Only 11 states currently verify that all teacher candidates planning to teach either elementary or special education have learned the most effective methods for teaching children how to read–arguably the most important skill these teachers need, according to new data from the National Council on Teacher Quality (NCTQ).
Low literacy rates in the United States were a problem before the pandemic, with annual measures reporting that nearly 1 million 4th grade students are barely able to read, if at all. Instructional loss due to the pandemic is likely to raise this number substantially, elevating the need for more teachers to have expertise in reading instruction.
“As the regulating authority over teacher preparation, states have two important obligations: first, holding their educator preparation programs accountable for imparting reading methods grounded in science; and second, verifying that every teacher candidate has acquired that knowledge before stepping into the classroom,” said Kate Walsh, NCTQ President. “We’re about to face a tsunami, with our backs turned the wrong way.”
While most states (32) have regulations stating that educator preparation programs must address the components of effective reading instruction, these regulations tend to be poorly enforced by states. As NCTQ has surfaced in earlier studies, nearly half of teacher preparation programs still do not require aspiring elementary candidates to thoroughly cover the science of reading in coursework. That’s why 20 states look to licensing tests dedicated to fully assessing knowledge of the science of reading before new elementary teachers enter the classroom (Alabama, Alaska, Arkansas, California, Connecticut, Florida, Indiana, Maryland, Minnesota, Mississippi, New Hampshire, New Mexico, North Carolina, Ohio, Oklahoma, Tennessee, Texas, Virginia, West Virginia, and Wisconsin).
Bright spots of policy action recently occurred in four states–Alaska, Arkansas, Maryland, and Texas–which all recently adopted better tests in reading for their elementary teacher candidates.
Reading difficulties are the primary reason students are assigned to special education, yet states are even less likely to impose reading licensure requirements on aspiring special education teachers. Only 11 of the 20 states with strong licensure tests in reading for elementary teachers extend this same requirement to special education teacher candidates (Arkansas, California, Connecticut, Indiana, Maryland, Minnesota, North Carolina, Ohio, Oklahoma, Tennessee, and Virginia).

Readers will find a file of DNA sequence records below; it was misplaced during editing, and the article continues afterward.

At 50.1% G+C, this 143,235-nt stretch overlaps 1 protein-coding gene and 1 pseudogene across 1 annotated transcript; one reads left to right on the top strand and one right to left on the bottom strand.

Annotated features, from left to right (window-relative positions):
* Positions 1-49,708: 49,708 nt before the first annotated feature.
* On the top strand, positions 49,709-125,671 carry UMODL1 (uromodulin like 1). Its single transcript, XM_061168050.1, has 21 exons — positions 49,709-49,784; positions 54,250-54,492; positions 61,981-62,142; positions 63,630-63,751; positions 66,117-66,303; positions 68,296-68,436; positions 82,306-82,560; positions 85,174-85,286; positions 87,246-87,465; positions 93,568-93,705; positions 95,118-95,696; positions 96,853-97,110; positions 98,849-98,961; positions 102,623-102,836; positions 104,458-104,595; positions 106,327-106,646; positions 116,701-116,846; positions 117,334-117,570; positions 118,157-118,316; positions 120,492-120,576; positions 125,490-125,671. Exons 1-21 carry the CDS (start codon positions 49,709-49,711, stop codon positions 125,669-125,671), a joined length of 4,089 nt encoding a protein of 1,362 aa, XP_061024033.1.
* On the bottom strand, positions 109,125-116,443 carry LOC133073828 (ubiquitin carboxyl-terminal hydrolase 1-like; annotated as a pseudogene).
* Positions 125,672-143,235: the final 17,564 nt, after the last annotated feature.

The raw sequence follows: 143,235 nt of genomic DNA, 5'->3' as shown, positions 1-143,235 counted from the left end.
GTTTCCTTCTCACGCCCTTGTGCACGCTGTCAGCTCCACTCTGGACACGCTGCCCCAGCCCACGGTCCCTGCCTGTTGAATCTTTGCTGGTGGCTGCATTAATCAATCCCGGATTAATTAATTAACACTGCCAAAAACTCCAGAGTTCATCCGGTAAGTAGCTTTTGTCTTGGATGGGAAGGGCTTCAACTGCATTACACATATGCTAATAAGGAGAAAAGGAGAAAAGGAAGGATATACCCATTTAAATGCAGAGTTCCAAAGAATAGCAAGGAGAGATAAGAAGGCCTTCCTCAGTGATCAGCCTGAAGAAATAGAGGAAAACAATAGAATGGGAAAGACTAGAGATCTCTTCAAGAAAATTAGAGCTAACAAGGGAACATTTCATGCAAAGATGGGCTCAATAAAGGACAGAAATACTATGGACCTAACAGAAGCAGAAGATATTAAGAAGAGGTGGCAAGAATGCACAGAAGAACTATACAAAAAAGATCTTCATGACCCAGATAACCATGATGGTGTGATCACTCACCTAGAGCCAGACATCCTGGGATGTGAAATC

Another prominent theme in the new NCTQ analysis was the retreat by an unprecedented number of states on a once popular measure used to assess if aspiring teachers themselves have the reading, writing, and math skills identified as requisite to the job of teaching, the basic skills test. Since 2015, no fewer than 10 states (Arkansas, Connecticut, Indiana, Missouri, North Carolina, Texas, Utah, Virginia, Washington, and Wisconsin) have dropped requirements that all teacher candidates pass a basic skills test at the point of program admission, leaving only 15 states with the requirement in place.
State policy also plays a role in ensuring new elementary teachers have essential language arts, social studies, math, and science content knowledge to successfully teach their students in these areas. National teacher survey data (reporting that over half of elementary teachers do not feel very well-prepared to teach social studies and science), elementary teachers’ well documented “math phobia,” and poor performance of American elementary students on national and international benchmarks are all factors that contrast sharply with the veritable absence of measures used by states to ensure teacher content knowledge. Currently, only half of states (25) have strong elementary content testing requirements for licensure.
While as many states have strengthened their elementary content testing requirements as those that have backtracked since 2015, the retreats include seven states that have scaled back (Missouri and New Mexico) or entirely withdrawn (Arizona, California, North Carolina, Oregon, and Wisconsin) their requirements.
“States are making poor decisions, often in the name of solving shortages or the critically important goal of increasing teacher diversity, but there is little evidence that lowering standards for entry into the profession is either necessary or advisable,” continued Walsh. “Diversifying the teaching profession must be a priority. But these moves do not appear to increase the overall teacher supply, as the profession only becomes less attractive to individuals with higher academic aptitude, including those of color.”
Material from a press release was used in this report.
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